Another outstanding way to get banned from the comments section of a website is to leave comments that aren’t related to the post and clearly intended just to gain yourself a little more exposure or provide a backlink to your site.
How Not to Comment on Blog Posts (and How to Do It Correctly) - Spam Comments
How Not to Comment on Blog Posts (and How to Do It Correctly) – Spam Comments
Avoid that by visiting some great sites and searching for posts that are relevant to your niche. Then, offer some helpful content related to the topic of the blog post. Add a backlink as well if it looks natural.
If you add valuable content to the post with your real name and a professional image attached, you’ll be viewed as someone who’s a contributor rather than a spammer.

Use the comments section to build your reputation and gently lead people down the sales funnel. Avoid using it to move right in for the “hard close.”
You’ve probably read some comments on a blog post that were obvious spam. They usually begin like this: “My niece makes $500 a day working from home…” It’s an obvious attempt at someone trying to sell a work-at-home scam. Clearly, though, some people fall for it because those ads are all over the comments sections of popular blogs.
While you might not come across as quite that harsh, you can still appear a little too aggressive in your online marketing efforts with blog comments. For example, if you’re an expert in keyword research, you might comment on a blog post about that subject with something like: “Not sure about keyword research? I can help. Visit my website…”
That’s a little too forward. Instead of taking that approach, offer a couple of good pointers about keyword research (yes, for free) and maybe one pointer with a curiosity gap (e.g., “Don’t forget about all those great tools for keyword research.”) Then, leave a link to your site so people can contact you if they want more information.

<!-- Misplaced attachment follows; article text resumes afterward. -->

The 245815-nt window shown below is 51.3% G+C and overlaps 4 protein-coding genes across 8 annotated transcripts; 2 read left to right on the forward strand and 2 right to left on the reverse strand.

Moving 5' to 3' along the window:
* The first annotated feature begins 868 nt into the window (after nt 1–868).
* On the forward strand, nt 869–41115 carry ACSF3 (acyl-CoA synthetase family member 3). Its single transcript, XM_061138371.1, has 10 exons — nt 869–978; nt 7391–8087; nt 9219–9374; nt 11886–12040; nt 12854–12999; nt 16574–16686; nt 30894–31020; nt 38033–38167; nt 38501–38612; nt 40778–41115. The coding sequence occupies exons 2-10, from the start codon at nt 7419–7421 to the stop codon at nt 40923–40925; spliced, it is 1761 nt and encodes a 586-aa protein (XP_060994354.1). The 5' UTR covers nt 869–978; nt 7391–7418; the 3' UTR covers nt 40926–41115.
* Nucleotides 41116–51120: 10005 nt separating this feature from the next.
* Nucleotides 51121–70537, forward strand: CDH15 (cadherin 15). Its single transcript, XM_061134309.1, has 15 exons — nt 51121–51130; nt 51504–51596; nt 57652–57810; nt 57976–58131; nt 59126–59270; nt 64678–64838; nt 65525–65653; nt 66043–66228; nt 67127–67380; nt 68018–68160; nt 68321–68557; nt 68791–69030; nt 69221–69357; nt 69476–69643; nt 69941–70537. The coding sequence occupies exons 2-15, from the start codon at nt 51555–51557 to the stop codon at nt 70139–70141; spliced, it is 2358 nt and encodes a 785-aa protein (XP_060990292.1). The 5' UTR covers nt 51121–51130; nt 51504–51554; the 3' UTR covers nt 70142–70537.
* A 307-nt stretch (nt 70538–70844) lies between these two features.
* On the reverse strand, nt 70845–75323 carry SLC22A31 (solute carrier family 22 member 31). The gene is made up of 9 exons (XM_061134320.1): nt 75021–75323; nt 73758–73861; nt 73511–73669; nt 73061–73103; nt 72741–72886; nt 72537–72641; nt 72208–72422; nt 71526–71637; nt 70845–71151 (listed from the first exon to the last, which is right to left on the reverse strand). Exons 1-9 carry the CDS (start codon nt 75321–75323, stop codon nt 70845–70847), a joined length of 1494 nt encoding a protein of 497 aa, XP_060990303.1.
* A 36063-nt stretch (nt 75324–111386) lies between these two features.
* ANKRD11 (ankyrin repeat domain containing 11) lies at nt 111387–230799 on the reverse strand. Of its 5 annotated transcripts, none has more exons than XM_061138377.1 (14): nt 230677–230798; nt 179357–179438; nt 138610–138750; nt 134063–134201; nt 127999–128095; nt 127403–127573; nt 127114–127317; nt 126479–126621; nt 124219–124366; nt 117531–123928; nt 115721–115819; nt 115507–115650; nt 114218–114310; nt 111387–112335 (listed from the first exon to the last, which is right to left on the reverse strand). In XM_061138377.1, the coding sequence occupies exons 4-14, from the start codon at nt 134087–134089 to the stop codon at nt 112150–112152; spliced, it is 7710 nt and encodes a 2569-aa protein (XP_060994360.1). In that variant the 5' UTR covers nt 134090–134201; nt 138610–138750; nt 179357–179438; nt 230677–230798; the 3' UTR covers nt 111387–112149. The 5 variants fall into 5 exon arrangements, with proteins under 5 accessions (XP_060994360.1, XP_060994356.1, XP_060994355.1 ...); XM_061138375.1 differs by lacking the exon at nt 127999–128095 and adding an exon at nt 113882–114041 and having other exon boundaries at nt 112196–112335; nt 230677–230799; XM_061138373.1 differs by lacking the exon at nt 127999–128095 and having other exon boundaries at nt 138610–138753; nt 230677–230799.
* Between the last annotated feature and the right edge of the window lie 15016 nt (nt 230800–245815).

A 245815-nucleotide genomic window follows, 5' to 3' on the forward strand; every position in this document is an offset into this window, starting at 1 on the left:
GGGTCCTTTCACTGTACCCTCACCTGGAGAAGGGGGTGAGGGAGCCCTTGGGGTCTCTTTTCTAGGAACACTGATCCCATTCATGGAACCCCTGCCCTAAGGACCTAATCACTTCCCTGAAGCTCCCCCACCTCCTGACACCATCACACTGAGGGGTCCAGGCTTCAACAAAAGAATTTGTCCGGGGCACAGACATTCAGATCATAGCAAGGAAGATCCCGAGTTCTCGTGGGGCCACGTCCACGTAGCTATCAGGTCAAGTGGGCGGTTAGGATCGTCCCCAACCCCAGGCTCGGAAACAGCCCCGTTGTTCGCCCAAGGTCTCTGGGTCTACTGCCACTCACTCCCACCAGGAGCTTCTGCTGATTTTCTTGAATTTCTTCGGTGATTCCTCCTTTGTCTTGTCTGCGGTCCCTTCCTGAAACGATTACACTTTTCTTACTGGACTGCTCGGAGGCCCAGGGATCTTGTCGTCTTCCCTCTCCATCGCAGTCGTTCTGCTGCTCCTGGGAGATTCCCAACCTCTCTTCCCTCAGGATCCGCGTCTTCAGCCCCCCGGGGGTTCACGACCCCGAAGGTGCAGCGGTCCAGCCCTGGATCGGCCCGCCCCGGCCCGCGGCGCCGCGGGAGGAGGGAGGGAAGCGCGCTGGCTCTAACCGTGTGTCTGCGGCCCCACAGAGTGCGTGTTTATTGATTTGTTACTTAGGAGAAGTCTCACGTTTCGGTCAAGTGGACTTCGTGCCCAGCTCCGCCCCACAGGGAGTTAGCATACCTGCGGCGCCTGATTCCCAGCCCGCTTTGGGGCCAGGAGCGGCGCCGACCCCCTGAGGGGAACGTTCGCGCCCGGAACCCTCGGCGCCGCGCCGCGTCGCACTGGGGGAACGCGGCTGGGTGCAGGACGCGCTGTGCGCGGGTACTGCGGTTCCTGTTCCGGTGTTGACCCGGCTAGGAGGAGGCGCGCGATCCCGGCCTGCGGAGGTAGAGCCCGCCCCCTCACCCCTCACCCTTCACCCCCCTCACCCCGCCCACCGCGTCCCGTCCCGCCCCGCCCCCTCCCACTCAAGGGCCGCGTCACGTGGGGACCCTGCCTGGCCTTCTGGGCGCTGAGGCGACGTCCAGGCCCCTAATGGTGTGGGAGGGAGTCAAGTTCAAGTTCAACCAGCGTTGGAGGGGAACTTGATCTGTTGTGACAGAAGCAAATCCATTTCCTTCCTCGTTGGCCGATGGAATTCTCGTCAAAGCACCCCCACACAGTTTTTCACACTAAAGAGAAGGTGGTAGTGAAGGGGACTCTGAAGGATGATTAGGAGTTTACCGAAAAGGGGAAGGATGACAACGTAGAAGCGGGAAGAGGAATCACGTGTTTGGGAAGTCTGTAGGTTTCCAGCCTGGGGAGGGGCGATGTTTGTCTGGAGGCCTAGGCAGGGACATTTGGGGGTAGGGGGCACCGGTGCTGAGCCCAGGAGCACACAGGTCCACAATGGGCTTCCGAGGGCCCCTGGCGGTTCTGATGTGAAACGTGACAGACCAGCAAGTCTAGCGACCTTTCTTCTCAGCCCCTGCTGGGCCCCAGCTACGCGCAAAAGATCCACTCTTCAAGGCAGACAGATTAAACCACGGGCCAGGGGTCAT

If you’re like any other effective digital marketer, you’re always looking for ways to automate certain tasks so that you can be more productive. There’s nothing wrong with that.
Unfortunately, you’re not going to be able to automate commenting on blog posts. Not yet, anyway.
Certainly, there are some tools, widely used by practitioners of the SEO black arts, that will spam comments to the farthest reaches of cyberspace. You might think that you can save some time by purchasing one of those tools and letting it rip.
It’s not likely going to do you any good.
Why? For starters, when you comment, you’re doing more than providing a backlink or offering some helpful advice and then getting out. You’re networking. You’re trying to build relationships with people who could be customers or clients.
An automated process doesn’t do a very good job of building relationships.
That’s why it’s better that you invest the time necessary to find the best places to add comments, structure your comments appropriately, and respond to people who reply to your comments.
It’s going to require an investment of your time. At this point, it can’t be automated.

Alas, everybody has a strong opinion about something. When you start making a habit of leaving comments on blog posts, you’ll encounter a variety of unsavory sorts who will call you names, challenge your points, and/or tell you that you don’t have a clue.
How Not to Comment on Blog Posts (and How to Do It Correctly) - Arguing in blogs
How Not to Comment on Blog Posts (and How to Do It Correctly) – Arguing in blogs
That’s par for the course.
If you want to establish your presence online, you’re going to have to put up with those types of responses. The good news is that you don’t have to lower yourself to their level.
Usually, trolls feed off of attention. Starve them by not giving them any.
If somebody attacks you in an unprofessional way, just ignore them. Instead, address people who have legitimate, sincere questions and comments about what you’ve written.
You’ll look weak and petty if you insist on responding in kind. That won’t help you build your brand.

Look, you might know a whole lot about the subject of a particular blog post. You might think that there are at least 7 things that the author didn’t cover and you’d like to address them in your 1,000-word comment.
Resist the urge to do that.
Remember the advice of William Shakespeare: “Brevity is the soul of wit.” Keep your comments terse so that readers can quickly grab a few key points from them.